Students at the National University of Singapore (NUS) have a history of creating ultra-lightweight flying machines that are also green – floating around on electric power. Their earlier effort, Snowstorm, a 24-rotor, single-person lifting device, so far has hovered only indoors.
Eight engineering students, working within the school’s “Frogworks” program, have escaped into the great outdoors with their Delta, the world’s lightest electric paraglider – according to the school.
With two eight-kilowatt electric motors, four 14S lithium polymer battery packs, and tricycle landing gear, the Delta weighs in at 49 kilograms (107.8 pounds) empty weight. Delta can carry a 75-kilogram (165 pound) pilot. Cleverly constructed of carbon fiber and aluminum, the craft is claimed to be “the lightest aircraft in the world that can take off and land with wheels while carrying an adult pilot.”
Fourth in a series of vehicles designed and built by NUS students in the Design-Centric Program (DCP) at the NUS Faculty of Engineering, the Delta was constructed for a National Geographic television program. “Machine Impossible” (viewable only in Asia, alas). Test flown by pilot Narint Lohathong on March 19 at the Sungai Rambai Aerodome in Malacca, Malaysia, the airplane took off quickly but noisily (especially for an electric airplane).
Its 31-inch propellers might be replaced by longer blades turning slower, a good way to reduce prop noise. That might take bigger, slower-turning motors, and then the age-old problem of greater weight comes to the fore. Right now, the airplane can fly 36 kilometers per hour (22.3 mph) for about six kilometers (3.7 miles). Not a terribly practical commuter, even, Delta is a three-month project meant to suit the needs of a TV show more than the needs of the flying public.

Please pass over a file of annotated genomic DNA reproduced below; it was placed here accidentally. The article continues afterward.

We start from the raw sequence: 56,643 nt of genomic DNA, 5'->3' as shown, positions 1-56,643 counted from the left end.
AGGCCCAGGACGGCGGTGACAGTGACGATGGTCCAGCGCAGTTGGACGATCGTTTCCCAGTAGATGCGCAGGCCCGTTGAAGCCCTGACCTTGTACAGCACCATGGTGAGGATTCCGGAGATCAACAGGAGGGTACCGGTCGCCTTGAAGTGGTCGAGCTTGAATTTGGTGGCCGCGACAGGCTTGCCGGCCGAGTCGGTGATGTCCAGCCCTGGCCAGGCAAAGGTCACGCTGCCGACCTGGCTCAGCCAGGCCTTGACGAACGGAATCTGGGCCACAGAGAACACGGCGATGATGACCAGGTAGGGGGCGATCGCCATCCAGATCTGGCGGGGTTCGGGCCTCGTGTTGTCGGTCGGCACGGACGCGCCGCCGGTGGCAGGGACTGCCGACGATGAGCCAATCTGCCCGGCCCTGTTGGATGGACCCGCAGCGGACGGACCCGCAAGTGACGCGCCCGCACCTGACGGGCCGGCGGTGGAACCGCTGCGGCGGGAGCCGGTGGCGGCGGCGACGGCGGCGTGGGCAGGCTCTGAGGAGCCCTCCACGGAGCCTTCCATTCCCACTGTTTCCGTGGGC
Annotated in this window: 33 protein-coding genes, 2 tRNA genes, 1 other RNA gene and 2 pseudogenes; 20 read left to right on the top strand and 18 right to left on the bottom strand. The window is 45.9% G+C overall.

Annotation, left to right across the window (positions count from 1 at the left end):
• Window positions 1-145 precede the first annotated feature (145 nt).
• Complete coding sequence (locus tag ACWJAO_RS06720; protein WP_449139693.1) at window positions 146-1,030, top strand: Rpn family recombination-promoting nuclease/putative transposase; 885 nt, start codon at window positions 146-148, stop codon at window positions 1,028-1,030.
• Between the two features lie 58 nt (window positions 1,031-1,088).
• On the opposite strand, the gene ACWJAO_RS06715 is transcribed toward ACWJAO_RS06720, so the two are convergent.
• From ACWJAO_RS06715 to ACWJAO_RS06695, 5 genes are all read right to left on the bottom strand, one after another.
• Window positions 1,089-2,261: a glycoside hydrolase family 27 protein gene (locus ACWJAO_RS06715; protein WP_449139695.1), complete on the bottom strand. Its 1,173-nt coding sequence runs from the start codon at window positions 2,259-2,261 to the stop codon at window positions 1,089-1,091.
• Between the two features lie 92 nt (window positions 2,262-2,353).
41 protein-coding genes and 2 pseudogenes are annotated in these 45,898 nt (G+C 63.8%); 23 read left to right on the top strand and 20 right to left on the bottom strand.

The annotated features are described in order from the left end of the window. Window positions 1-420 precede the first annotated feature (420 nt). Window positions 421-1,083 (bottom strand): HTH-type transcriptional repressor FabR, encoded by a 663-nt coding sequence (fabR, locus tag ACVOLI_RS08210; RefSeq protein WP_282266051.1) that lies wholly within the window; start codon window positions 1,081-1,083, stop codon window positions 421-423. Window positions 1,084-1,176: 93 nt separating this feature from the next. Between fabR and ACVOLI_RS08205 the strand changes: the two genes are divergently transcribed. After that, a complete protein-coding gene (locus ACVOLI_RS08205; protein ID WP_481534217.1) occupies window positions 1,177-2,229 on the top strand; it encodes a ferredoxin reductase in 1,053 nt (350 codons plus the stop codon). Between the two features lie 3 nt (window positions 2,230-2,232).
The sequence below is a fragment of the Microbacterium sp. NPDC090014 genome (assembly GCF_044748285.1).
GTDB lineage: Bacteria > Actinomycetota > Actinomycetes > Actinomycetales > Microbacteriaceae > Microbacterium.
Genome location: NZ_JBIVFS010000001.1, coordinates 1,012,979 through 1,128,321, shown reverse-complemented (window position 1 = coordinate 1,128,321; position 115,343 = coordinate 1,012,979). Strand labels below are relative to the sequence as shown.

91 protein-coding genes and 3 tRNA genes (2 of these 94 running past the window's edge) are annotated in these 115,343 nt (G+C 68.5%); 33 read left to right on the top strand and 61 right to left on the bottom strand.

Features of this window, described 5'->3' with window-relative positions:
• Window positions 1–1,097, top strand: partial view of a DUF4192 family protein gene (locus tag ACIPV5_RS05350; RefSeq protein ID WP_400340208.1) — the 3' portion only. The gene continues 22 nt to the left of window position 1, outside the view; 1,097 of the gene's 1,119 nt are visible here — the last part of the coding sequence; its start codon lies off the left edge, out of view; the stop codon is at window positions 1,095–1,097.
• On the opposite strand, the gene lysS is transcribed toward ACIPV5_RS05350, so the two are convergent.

Mr Chan Wai Yang, a Year 3 engineering student at NUS, explains the greater significance of the machine. “Designing and building The Delta was an experience like no other. We had a great learning experience as we went about tackling various aspects of the project, from constructing the physical frame to designing and implementing the aircraft’s electric energy system and pilot safety system. It was an engineering challenge we greatly relished,”
Safety systems include a roll cage to protect the pilot, fiberglass rods that act as shock absorbers for the main wheels, barrier nets between the pilot and propellers, and motor kill switches to shut things down quickly.
Associate Professor Martin Henz, project supervisor and advisor at the DCP seconded Yang’s endorsement of the project. “We are thrilled to have this opportunity to build an all-new machine for the National Geographic Channel. Designing and building The Delta allowed us to push the limit of our creativity and engineering know-how, while building upon our experience from previous successful FrogWorks projects. We will continue to fine-tune The Delta, and at the same time, we also look forward to creating more sustainable recreational vehicles, be it on land, at sea or in the air. Such projects have tremendous values in the education of our students in Engineering.”
On land, sea, and in the air, students at the National University of Singapore are exploring the limits of time and technology – and coming up with must-see TV at the same time.